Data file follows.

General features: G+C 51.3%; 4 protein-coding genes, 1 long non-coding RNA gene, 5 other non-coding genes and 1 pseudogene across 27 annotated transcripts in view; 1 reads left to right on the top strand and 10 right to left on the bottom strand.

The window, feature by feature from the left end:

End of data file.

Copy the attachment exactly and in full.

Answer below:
General features: G+C 51.3%; 4 protein-coding genes, 1 long non-coding RNA gene, 5 other non-coding genes and 1 pseudogene across 27 annotated transcripts in view; 1 reads left to right on the top strand and 10 right to left on the bottom strand.

The window, feature by feature from the left end: